Gidday. Sorry about my sudden flurry of posts. I'm going travelling in a couple of weeks (17 days, to be exact), and I've suddenly realized that I don't know the first thing about travelling =P
Assuming I end up finding a way out of China, I want to travel (on the cheap - everything on the cheap ) around Europe for a while before I head to the UK to take my working holiday. I understand that kiwis don't need a visa to enter most European countries (Italy, France, Spain, Germany, etc etc). However, the travel agent who's arranging my flight to China said that most of these countries would want to know how I'd be leaving before they'd let me enter.
Now, I'll be hitching, taking trains or busses, walking...I more than likely won't have a clue as to how I'll be leaving any given country when I come to enter it. Is it true that I'll need a ticket out before I can get in? Can I just say, "Oh, I'm taking a bus from (city) to (city in other country) on (random date)." ?
After this trip, I'm gonna see how many countries I can travel through without making a legal border crossing :D And if I survive, I'll write a book about it.
Anyway, any advice you folks can give me on this border crossing thing would be really helpful. See, in New Zealand if you cross the border you fall in the ocean, so I don't have much experience with that. :p And if there's anything you think I should know, I'd love to hear it.
How are you going to get to Europe?
If you're flying, where to (from where to where)?
A lot of countries require that in order to enter you must have an ongoing ticket (or some proff that you'll be moving on). They don't want people with no resourses hanging out in there country forever and don't want to incure any expense in order to get rid of you.
However, in all my travels, I don't ever remember having to show an ongoing ticket (I've read it in lots of guide books but never had to show one). Just my passport and visa when necessary (and if I'm driving they always want to see papers for the car). When I went to the Ukraine they MADE me buy personal health insurance before letting me cross the border (but again didn't ask to see any ongoing ticket).Maybe when going to a hard-core communist country or a place like Bhutan (but can't imagine it would be an issue in Europe). Especially if you don't look like a "bum" when you enter a country (so dress like you have enough money to keep moving on).
In Europe, you'll show your passport when you enter the EU (but once you're in it's kind of like being in the US and going form State to State (the borders between the countries that have been in the EU for a while are almost non-existant these days).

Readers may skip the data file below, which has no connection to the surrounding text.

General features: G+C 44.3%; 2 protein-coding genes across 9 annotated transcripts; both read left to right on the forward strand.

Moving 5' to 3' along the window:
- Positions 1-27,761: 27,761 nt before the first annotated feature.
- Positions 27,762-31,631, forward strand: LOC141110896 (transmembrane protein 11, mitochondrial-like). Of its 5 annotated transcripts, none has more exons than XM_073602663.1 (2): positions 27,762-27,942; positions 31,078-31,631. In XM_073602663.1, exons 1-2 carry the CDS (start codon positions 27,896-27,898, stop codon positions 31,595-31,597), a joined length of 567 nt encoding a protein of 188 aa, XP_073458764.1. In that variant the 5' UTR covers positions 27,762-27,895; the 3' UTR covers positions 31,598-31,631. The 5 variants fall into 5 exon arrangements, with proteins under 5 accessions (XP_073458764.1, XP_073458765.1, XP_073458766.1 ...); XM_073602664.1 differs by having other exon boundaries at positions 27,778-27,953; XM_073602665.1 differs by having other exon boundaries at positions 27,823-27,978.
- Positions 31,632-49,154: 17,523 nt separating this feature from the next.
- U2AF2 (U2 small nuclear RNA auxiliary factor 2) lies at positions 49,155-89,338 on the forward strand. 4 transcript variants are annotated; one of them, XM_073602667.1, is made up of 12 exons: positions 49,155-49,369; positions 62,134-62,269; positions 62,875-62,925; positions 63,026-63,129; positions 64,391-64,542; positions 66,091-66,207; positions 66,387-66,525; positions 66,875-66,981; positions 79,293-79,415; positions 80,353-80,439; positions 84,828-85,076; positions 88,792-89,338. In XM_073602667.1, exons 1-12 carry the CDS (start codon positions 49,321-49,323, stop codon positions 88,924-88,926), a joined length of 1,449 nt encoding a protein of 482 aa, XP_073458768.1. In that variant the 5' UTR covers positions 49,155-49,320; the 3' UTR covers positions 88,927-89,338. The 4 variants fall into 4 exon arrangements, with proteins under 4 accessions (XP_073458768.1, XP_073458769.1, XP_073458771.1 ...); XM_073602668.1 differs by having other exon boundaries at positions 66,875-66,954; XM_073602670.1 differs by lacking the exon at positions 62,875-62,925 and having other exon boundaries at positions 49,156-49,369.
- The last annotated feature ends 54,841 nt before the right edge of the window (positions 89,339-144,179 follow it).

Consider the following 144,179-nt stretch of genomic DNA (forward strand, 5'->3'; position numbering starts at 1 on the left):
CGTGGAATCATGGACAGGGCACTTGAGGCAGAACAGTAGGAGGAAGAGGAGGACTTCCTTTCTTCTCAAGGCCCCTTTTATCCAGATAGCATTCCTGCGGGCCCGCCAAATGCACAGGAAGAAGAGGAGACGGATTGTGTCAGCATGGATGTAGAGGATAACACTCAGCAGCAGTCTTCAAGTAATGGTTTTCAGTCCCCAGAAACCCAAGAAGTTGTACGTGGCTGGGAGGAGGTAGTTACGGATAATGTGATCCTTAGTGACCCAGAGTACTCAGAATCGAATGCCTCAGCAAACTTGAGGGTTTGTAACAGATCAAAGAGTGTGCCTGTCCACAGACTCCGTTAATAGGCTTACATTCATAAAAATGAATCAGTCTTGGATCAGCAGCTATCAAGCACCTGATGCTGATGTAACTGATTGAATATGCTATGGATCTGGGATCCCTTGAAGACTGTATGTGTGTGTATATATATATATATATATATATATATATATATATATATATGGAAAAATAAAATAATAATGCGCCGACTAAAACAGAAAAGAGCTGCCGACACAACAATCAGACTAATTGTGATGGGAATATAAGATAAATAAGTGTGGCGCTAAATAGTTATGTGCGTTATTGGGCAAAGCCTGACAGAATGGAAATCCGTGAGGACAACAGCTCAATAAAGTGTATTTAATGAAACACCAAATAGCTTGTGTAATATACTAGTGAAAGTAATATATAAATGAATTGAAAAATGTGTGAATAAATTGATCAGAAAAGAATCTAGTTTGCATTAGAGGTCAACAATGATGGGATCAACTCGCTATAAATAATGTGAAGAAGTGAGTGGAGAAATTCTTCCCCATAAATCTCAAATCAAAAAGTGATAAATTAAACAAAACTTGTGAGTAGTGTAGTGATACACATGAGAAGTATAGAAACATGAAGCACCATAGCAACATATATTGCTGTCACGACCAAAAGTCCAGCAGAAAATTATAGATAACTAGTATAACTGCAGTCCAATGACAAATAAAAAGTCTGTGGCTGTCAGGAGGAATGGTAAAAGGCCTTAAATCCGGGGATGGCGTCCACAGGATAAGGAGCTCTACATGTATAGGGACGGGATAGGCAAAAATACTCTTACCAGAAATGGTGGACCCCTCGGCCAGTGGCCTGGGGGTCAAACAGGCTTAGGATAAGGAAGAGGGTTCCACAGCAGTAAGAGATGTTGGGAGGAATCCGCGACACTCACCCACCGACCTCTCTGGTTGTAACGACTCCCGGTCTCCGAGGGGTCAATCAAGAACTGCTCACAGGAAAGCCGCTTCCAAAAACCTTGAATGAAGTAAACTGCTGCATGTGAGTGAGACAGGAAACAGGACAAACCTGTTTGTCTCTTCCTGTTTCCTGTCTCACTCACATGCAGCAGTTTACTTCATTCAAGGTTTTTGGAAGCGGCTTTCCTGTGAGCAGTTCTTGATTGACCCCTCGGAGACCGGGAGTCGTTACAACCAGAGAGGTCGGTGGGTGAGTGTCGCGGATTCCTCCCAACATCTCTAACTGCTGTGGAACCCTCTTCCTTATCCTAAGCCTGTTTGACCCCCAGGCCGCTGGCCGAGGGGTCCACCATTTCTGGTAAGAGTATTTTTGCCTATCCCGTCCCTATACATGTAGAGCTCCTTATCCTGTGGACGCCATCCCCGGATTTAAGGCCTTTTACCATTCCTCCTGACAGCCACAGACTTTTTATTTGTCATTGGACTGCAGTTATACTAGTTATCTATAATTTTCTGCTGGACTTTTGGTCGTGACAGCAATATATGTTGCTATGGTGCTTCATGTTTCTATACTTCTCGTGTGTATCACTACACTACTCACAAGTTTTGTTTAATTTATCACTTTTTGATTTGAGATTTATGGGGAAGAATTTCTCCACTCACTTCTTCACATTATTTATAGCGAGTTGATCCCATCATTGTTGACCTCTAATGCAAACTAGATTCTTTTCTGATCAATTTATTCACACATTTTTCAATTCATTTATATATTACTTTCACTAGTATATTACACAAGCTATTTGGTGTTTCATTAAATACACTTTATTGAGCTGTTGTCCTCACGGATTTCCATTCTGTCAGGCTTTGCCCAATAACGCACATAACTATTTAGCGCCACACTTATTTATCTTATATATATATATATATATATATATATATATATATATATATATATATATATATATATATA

There may be people living in Europe that know more about this, but I figured I'd share my personal experiences.
I wonder if you need to show a ongoing ticket when you enter the USA? I never really thought about that.
Hey, thanks man, that's pretty reassuring. I'm not entirely sure where we'll be flying to, but we'll most likely be flying from Beijing. We're kinda looking at getting on the Trans-Siberian railway, going Beijing - Moscow then into Finland with a transit visa for Russia (suggested by someone in the Asia forum =P ) but to be honest I don't know if that's going to work out. Most likely, we'll fly from Beijing to either Turkey or Greece, and from there head through Italy and France, to Spain, and then back through France to Germany, or something. We don't have much in the way of a plan, as you might have guessed
Once again, thanks a lot for the info.
Once your within the Shengen area, providing you have your passport (and visa if required) it doesn't matter in the slightest. Most crossings you won't even notice any difference, unless you happen to be spot checked. Certain borders (such as the German borders) tend to be a bit more paranoid and will check more people, but then still no problem.
On the majority of trains, most land crossings by car/bus/Hitching/walking/cycling you just go straight through.
So unless your travelling on a, urm, more suspicious passport (country wide), if asked just say your there for a couple of weeks a as a tourist. But it very rarely happens, unless you happen to have a dodgy passport, or, in some cases, are coloured/asian looking by skin.
Can't talk about planes though, as i don't fly.